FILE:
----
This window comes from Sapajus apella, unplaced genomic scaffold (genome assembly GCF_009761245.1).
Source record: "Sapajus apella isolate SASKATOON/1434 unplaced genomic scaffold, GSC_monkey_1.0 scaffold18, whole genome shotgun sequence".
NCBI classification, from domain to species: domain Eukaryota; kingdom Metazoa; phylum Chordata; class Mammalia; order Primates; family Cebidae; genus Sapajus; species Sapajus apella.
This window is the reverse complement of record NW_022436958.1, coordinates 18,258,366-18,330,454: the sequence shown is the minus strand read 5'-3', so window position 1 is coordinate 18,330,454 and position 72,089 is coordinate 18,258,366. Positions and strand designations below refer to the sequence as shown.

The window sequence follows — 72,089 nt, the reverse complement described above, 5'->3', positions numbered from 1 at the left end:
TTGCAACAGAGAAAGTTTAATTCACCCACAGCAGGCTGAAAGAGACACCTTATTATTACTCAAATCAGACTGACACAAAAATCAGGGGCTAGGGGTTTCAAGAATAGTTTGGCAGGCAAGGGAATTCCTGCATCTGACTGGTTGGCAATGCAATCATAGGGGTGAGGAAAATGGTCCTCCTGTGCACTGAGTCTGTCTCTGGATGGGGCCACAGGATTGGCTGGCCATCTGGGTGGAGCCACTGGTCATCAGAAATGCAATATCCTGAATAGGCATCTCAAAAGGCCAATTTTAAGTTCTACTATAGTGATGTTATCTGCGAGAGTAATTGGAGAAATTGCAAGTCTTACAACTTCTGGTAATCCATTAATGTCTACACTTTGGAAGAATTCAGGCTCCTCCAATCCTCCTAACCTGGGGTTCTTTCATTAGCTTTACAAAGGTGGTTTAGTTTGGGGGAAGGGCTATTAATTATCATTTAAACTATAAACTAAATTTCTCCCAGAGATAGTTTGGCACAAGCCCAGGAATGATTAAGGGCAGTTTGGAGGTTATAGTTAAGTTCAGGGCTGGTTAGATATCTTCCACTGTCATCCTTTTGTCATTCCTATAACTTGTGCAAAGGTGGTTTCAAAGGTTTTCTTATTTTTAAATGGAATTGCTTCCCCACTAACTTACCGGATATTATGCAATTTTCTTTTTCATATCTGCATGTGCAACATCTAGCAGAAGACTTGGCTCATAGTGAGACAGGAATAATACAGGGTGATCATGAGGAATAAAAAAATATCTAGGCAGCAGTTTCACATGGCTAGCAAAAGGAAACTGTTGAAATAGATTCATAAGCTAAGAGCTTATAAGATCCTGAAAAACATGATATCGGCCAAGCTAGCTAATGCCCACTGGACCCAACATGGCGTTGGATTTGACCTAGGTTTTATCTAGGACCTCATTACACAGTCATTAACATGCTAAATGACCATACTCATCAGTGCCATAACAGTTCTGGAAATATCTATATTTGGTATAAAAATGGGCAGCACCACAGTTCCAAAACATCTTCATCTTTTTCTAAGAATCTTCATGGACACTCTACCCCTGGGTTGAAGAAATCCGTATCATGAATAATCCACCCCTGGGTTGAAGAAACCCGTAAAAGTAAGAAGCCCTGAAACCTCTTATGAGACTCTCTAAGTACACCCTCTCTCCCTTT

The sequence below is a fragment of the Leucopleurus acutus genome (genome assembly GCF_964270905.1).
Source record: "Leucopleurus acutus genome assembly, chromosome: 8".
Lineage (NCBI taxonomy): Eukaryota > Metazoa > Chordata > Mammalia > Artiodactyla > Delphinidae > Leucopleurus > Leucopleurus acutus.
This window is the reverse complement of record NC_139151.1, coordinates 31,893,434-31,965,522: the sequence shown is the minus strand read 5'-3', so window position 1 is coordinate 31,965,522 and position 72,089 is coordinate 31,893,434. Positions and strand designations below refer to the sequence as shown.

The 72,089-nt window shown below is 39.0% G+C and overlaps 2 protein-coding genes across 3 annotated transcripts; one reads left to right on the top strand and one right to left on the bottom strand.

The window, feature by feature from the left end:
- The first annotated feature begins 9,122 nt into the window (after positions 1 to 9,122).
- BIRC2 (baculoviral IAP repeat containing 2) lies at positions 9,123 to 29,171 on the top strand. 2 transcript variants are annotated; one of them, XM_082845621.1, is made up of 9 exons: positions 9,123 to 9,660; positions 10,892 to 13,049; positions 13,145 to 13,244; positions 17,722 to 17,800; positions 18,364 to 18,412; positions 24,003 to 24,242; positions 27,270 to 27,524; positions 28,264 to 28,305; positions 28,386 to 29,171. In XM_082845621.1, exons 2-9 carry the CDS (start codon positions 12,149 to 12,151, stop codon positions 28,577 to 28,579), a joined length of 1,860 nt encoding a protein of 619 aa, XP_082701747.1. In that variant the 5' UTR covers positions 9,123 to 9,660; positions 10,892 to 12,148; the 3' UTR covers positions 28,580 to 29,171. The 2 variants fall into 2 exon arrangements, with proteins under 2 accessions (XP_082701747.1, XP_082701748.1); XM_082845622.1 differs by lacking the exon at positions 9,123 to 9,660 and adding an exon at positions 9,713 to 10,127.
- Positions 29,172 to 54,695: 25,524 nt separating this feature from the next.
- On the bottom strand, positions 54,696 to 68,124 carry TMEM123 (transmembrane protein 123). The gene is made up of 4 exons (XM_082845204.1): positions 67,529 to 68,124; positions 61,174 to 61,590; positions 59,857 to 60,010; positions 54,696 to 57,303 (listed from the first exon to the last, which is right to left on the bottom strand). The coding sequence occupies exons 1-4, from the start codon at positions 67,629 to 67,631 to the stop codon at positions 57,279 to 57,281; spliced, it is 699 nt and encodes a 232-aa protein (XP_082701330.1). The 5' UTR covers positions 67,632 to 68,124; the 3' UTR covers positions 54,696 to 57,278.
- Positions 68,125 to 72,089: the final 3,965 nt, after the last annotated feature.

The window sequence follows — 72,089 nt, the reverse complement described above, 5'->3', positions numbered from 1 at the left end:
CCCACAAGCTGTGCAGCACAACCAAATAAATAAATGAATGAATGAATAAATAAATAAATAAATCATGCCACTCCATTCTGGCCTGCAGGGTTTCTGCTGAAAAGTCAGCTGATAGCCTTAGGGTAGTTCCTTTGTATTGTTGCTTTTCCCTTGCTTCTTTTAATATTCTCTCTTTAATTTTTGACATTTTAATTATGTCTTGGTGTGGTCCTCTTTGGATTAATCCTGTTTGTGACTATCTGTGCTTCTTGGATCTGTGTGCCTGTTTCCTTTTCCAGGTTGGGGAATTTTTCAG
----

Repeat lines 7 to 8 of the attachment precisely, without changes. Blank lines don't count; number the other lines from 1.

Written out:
The sequence below is a fragment of the Leucopleurus acutus genome (genome assembly GCF_964270905.1).
Source record: "Leucopleurus acutus genome assembly, chromosome: 8".